WE GO AGAIN
As a supporter of Liechtenstein and Basingstoke Town, the Fiver cannot possibly understand the scope and scale of what fans of Ireland and Manchester United went through last night. But United’s new Portuguese signing CR
(TBC) certainly put them through the emotional wringer, we can at least appreciate that. He missed a penalty. He reduced Bruno Fernandes to … well, He reduced Bruno Fernandes. He scored a wonderful last-minute equaliser. He scored an even better injury-time winner. He grabbed all the headlines for himself, for better or worse, as is His wont. Bah for Ireland! Yay for United! But also bah for United! Let’s see how this plays out: at least we already know the Republic’s World Cup hopes are banjaxed; it’ll take at least another five or six weeks to gauge whether His inevitable 36-goal haul at Old Trafford this season will be worth all the tactical disruption and sensationalist fuss.
No such worry for Euro 2004 quarter-finalists England, who travel to Hungary this evening full of confidence. And no wonder! They’ve maintained their momentum during the subsequent 17 years, failing at various different points which, if you marked them on a horizontal axis using three crayons and set it to a soundtrack of trumpet and vibraphone, would not appear completely dissimilar to the old London Weekend Television ident that used to pop up before Weekend World. You’ve got a Nantucket Sleighride earworm too, right? Right! Hey, we’re crowbarring in these hot-topic pop-culture references for the kids.
But these early-80s allusions serve a purpose too, because England are facing the Magyars in a World Cup qualifier for the first time since 1981. That’s when an early Paul Mariner goal settled a scrappy affair at Wembley to send Ron’s 22 to Spain by the skin of their teeth, an achievement commemorated on The Road To Spain, lead track on side two of This Time: The Album (K-Tel), by beat poet Ray Clemence’s rousing rap: “I know that we didn’t qualify in the way we would have liked, but hopefully that’s in the past.” Here’s to Gareth Southgate sending the lads out tonight with a similar call to arms ringing in their ears, as yet another barely memorable qualification campaign begins to take shape.
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QUOTE OF THE DAY
“I didn’t give a [monkey’s] about the Manchester United No 7. At first they talked to me a lot about it. It was just a shirt. My problem at Manchester was the coach. Van Gaal was the worst of my career. I would score, assist, and the next day he would show me my misplaced passes. He displaced me from one day to the other, he didn’t like players being more than him” – Ángel Di María, the little rascal, opens up to TyC Sports.
“The Fiver’s recent series of ‘bah humbug’ on the Cristiano Ronaldo transfer [Fridays email, and then a further piss on the chips of United’s fans in Tuesday’s email] reminded me of the time I got a United shirt for my seventh birthday and my uncle Keith made a big thing of telling everyone that it was overpriced polyester made by slave children half my age. My response to the Fiver’s ‘satirical’ takedown of United is similar to my response to uncle Keith “I don’t really care what you think you miserable old sod, this is brilliant!” Good on you Steve Thomas” – Frank.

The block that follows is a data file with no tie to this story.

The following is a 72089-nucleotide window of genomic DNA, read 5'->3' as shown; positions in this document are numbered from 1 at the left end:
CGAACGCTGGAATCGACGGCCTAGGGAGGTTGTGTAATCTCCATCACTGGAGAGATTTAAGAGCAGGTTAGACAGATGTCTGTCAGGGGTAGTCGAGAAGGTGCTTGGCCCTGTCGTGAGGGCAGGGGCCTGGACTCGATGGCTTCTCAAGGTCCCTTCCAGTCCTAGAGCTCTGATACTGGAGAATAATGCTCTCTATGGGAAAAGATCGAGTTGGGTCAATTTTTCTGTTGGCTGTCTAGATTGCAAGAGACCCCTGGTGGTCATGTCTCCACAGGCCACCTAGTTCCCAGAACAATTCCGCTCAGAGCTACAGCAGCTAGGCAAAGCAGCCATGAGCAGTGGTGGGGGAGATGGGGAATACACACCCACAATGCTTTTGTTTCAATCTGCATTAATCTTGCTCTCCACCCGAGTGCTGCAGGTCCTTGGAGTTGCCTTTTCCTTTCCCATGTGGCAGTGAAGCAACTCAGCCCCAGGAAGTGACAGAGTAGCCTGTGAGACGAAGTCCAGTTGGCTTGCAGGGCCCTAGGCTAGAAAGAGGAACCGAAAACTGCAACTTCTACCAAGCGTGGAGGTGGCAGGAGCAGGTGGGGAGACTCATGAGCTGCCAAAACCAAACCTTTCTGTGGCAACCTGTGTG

Steve (Fiver fan) Allen, in criticising Steve (bitter) Thomas just went and left the goal wide open for a Fiver cynical – oops, sorry, satirical – tap-in. What price an ‘only Singh when they’re winning?’ pun in tomorrow’s edition?” – Bernard Murray-Gates (and 1,056 others).
NEWS, BITS AND BOBS
“Is that it, or are we going again?” Gareth Southgate has roared at his England players, who face Hungary in a World Cup qualifier tonight.
Granit Xhaka of Arsenal took a “personal decision” not to be vaccinated, says the Swiss FA. Now he’s got Covid-19 and will miss Switzerland’s tie with Greece.
The board of the Icelandic Football Association has resigned after it was claimed it had tried to cover up an allegation of sexual abuse against a player.
Somebody that perhaps does care about the No 7 shirt, Cristiano Ronaldo, celebrated his return to Manchester United by breaking Irish hearts with two late goals for Portugal in a World Cup qualifier.
Scotland paid the price for a disrupted buildup to their own qualifier in Denmark, falling to a 2-0 defeat in Copenhagen.
Harry Wilson missed a penalty for Wales as they drew 0-0 against Finland in a friendly. “There were a lot of positives,” cheered interim manager Robert Page.
After being the subject of much tittle-tattle in the transfer window, Jules Koundé was sent off as France were held to a 1-1 draw by Bosnia-Herzegovina.
STILL WANT MORE
The WSL is back with its biggest ever broadcast deal. Suzanne Wrack wonders if this will be a breakthrough season for the women’s game.
The only way to get over the defeat by Italy in the Euro 2020 final would be to win a major tournament, thunders the England defender Harry Maguire.
England last went to Budapest for a World Cup qualifier 40 years ago desperately needing a win to save their manager’s job, writes Steven Pye.
Jonathan Wilson remembers Edward Shires, the man who paved the way for Jimmy Hogan’s transformative impact on football in Hungary and beyond.
On this day in 1913, the legendary Liverpool manager Bill Shankly was born. He features in today’s YouTube roundup, along with some classic WSL clips.
Talented young players and a new coach have turned things around for the USA men’s team, writes Caitlin Murray.
It’s transfer deadline day for the women’s leagues throughout Europe: catch up with the latest moves in our interactive.
And sign up for a daily Big Sports Day email here. It’s not particularly funny but, hey, glass houses and all that.
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